Abstract: Ecological resilience is an important property of natural ecosystem to be understood in coral reef management. Resilience of Indonesian coral reefs was assessed using 2009 COREMAP data. The assessment used 698 data of line intercept transects collected from 15 districts and 4 marine physiographies. Resilience index used in the assessment was developed by the authors but will be published elsewhere. The results showed that coral reefs at western region had higher average resilience indices than eastern region, and Sunda Shelf reefs had higher resilience indices than coral reefs at Indian Ocean, Sulawesi-Flores, or Sahul Shelf. Four districts were found to have coral reefs with highest resilience indices, i.e. Bintan and Natuna (western region), and Wakatobi and Buton (eastern region). Raja Ampat had coral reefs with lower average resilience indices than that of Wakatobi. Uses of resilience index in coral reef management should be coupled with other information such as maximum depth of coral communities.
Differences in Reef Fish Assemblages between Populated and Remote Reefs Spanning Multiple Archipelagos Across the Central and Western Pacific  [PDF]
Ivor D. Williams,Benjamin M. Richards,Stuart A. Sandin,Julia K. Baum,Robert E. Schroeder,Marc O. Nadon,Brian Zgliczynski,Peter Craig,Jennifer L. McIlwain,Russell E. Brainard
Journal of Marine Biology , 2011, DOI: 10.1155/2011/826234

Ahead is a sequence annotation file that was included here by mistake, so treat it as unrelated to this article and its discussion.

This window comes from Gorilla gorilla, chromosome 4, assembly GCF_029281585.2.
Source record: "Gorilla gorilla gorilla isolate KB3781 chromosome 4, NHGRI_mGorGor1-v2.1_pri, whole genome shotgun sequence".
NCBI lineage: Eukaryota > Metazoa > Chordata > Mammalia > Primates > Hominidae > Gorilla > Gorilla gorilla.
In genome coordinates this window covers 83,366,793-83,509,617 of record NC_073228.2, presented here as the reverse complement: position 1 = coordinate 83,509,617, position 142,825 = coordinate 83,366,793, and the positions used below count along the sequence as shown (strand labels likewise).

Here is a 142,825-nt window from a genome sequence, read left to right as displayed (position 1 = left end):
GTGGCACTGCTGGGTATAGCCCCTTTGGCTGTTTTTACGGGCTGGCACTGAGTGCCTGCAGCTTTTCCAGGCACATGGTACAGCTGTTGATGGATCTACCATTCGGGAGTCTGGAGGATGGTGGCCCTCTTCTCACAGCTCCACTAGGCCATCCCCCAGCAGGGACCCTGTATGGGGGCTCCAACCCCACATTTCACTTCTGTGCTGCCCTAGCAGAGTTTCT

Abstract: Comparable information on the status of natural resources across large geographic and human impact scales provides invaluable context to ecosystem-based management and insights into processes driving differences among areas. Data on fish assemblages at 39 US flag coral reef-areas distributed across the Pacific are presented. Total reef fish biomass varied by more than an order of magnitude: lowest at densely-populated islands and highest on reefs distant from human populations. Remote reefs (<50 people within 100?km) averaged ~4 times the biomass of “all fishes” and 15 times the biomass of piscivores compared to reefs near populated areas. Greatest within-archipelagic differences were found in Hawaiian and Mariana Archipelagos, where differences were consistent with, but likely not exclusively driven by, higher fishing pressure around populated areas. Results highlight the importance of the extremely remote reefs now contained within the system of Pacific Marine National Monuments as ecological reference areas. 1. Introduction Recent studies of isolated coral reefs, as well as of historical records, have contributed to a growing awareness of how substantially altered reef fish communities now are around human population centers [1–6]. The greatest difference between populated areas and what are assumed to be largely intact reef systems, at extremely remote locations, tends to be in the abundance and size of large predatory fishes such as sharks and jacks. Those groups often comprise a large portion of total fish biomass estimated from visual surveys at remote coral reefs [1, 2, 7], but are infrequently encountered and/or constitute a small portion of biomass on reefs close to even fairly small human populations [8]. Human impacts can also be substantial at lower trophic levels, particularly among species targeted by coral reef fisheries [8], and the depletion of predators can also lead to what appear to be cascading effects on prey species [7, 9, 10]. There is substantial evidence that relatively low levels of fishing can have profound impacts on coral reef fish assemblages, and that fishing is very likely a major contributor to the differences in reef fish communities between remote and populated coral reefs [8, 11–15], but anthropogenic impacts can also manifest themselves through habitat or environmental degradation which in turn reduces the capacity of affected reefs to support abundant marine life [16, 17]. While there is a developing consensus that reef fish populations around human population centers tend to be substantially different to those